Article

# Thermodynamic theory of incompressible hydrodynamics.

ETH-Zürich, Institute of Energy Technology, CH-8092 Zürich, Switzerland.

Physical Review Letters (Impact Factor: 7.73). 04/2005; 94(8):080602. DOI: 10.1103/PhysRevLett.94.080602 Source: PubMed

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**ABSTRACT:**The incompressible Navier-Stokes equations currently represent the primary model for describing stratified turbulent fluid flows at low Mach number. The validity of the incompressible assumption, however, has so far only been rigorously established for adiabatic motions. Here, we show from first principl es that the use of available energetics and thermodynamics considerations applied to a turbulent mixing event associated with stratified shear flow instability r efutes the widespread idea that the incompressible assumption is also valid when diabatic irreversible effects are important. The main consequence is that dynamics and thermodynamics are strongly coupled in stratified turbulence. This departs strongly from the currently accepted wisdom, and calls for a complete revisiting of the physical processes governing stratified turbulence at low Mach numbers.12/2007; - [Show abstract] [Hide abstract]

**ABSTRACT:**An alternative artificial compressibility (AC) scheme is proposed to allow the explicit simulation of the incompressible Navier-Stokes (INS) equations. Traditional AC schemes rely on an artificial equation of state that gives the pressure as a function of the density, which is known to enforce isentropic behavior. This behavior is nonideal, especially in viscously dominated flows. An alternative, the entropically damped artificial compressibility (EDAC) method, is proposed that employs a thermodynamic constraint to damp the pressure oscillations inherent to AC methods. The EDAC method converges to the INS in the low-Mach limit, and is consistent in both the low- and high-Reynolds-number limits, unlike standard AC schemes. The proposed EDAC method is discretized using a simple finite-difference scheme and is compared with traditional AC schemes as well as the lattice-Boltzmann method for steady lid-driven cavity flow and a transient traveling-wave problem. The EDAC method is shown to be beneficial in damping pressure and velocity-divergence oscillations when performing transient simulations. The EDAC method follows a similar derivation to the kinetically reduced local Navier-Stokes (KRLNS) method [Borok et al., Phys. Rev. E 76, 066704 (2007)]; however, the EDAC method does not rely on the grand potential as the thermodynamic variable, but instead uses the more common pressure-velocity system. Additionally, a term neglected in the KRLNS is identified that is important for accurately approximating the INS equations.Physical Review E 01/2013; 87(1-1):013309. · 2.31 Impact Factor - [Show abstract] [Hide abstract]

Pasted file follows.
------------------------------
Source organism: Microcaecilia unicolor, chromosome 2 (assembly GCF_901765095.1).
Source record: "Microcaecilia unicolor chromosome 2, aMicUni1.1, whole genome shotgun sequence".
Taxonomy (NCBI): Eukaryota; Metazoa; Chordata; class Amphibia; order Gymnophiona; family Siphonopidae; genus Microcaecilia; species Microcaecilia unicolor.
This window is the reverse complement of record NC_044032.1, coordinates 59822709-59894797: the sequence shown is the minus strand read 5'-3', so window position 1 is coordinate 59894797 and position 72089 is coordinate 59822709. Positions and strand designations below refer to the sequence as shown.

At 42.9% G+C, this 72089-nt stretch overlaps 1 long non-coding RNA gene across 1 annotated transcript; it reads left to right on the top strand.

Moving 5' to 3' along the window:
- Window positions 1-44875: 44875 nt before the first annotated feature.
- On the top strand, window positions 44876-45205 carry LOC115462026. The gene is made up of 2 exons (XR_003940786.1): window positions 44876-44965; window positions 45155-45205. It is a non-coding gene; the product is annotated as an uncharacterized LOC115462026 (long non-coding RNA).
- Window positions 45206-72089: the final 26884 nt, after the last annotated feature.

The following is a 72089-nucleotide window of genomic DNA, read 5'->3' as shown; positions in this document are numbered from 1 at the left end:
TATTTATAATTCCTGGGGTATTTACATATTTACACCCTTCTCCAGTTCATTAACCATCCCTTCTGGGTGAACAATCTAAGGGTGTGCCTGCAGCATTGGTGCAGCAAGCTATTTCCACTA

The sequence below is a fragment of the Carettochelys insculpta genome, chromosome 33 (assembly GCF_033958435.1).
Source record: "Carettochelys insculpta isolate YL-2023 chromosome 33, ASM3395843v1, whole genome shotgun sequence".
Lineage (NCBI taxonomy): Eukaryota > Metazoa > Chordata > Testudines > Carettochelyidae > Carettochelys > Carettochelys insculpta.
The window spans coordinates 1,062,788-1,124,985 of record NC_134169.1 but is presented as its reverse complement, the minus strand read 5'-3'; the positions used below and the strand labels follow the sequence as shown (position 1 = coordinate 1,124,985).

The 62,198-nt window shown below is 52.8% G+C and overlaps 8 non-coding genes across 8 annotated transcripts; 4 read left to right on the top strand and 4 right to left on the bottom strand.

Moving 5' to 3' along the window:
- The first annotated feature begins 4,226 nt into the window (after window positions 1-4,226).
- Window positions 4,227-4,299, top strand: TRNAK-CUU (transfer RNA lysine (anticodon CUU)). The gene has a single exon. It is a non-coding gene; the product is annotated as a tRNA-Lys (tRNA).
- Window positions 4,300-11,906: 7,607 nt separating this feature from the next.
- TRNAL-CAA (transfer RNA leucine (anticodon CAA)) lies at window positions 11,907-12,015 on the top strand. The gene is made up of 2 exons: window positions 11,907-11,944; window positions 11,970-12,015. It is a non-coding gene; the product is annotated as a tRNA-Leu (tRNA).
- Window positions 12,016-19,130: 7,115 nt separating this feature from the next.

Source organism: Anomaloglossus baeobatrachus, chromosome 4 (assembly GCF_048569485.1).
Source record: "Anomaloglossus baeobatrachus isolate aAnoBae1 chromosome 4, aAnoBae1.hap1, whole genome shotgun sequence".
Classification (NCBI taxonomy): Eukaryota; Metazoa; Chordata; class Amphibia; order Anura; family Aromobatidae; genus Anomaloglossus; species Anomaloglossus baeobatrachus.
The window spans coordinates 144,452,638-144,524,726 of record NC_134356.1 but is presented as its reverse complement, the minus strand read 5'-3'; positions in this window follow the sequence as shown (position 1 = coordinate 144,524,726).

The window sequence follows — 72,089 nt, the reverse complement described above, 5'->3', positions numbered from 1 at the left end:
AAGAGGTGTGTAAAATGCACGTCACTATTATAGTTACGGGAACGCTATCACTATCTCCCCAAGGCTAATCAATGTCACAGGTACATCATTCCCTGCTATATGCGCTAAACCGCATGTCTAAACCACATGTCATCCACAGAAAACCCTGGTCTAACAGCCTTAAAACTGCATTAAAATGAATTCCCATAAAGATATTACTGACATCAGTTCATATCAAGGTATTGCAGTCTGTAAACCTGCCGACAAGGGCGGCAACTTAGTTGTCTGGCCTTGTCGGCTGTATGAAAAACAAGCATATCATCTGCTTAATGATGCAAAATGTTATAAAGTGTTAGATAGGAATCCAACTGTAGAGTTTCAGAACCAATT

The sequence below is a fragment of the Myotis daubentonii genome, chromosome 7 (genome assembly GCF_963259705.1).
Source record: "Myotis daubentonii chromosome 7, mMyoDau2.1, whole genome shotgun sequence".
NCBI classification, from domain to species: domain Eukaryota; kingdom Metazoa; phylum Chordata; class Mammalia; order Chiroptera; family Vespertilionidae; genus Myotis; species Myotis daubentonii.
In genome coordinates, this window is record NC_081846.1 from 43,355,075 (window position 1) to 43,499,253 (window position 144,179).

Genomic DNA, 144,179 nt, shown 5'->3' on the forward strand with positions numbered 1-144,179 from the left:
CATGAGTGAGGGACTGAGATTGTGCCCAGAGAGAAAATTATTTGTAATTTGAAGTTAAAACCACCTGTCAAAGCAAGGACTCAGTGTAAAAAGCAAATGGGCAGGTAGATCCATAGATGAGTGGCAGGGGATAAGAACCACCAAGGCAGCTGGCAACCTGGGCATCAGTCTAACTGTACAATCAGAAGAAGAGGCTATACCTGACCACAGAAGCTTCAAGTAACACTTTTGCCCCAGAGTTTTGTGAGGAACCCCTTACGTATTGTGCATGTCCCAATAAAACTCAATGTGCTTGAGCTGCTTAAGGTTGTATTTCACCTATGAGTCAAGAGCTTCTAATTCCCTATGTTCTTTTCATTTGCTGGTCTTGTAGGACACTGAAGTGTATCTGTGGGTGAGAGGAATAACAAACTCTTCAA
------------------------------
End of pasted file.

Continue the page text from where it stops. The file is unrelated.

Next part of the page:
**ABSTRACT:**Engineering applications of computational fluid dynamics typically require specification of the boundary conditions at the inlet and at the outlet. It is known that the accuracy and stability of simulations is greatly influenced by the boundary conditions even at moderate Reynolds numbers. In this paper, we derive a new outflow boundary condition for the lattice Boltzmann simulations from non-equilibrium thermodynamics and Grad's moment closure. The proposed boundary condition is validated with a three-dimensional simulation of a backward facing step flow. Results demonstrate that the new outlet condition significantly extends the simulation capability of the lattice Boltzmann method.EPL (Europhysics Letters) 01/2007; 74(2):215. · 2.26 Impact Factor

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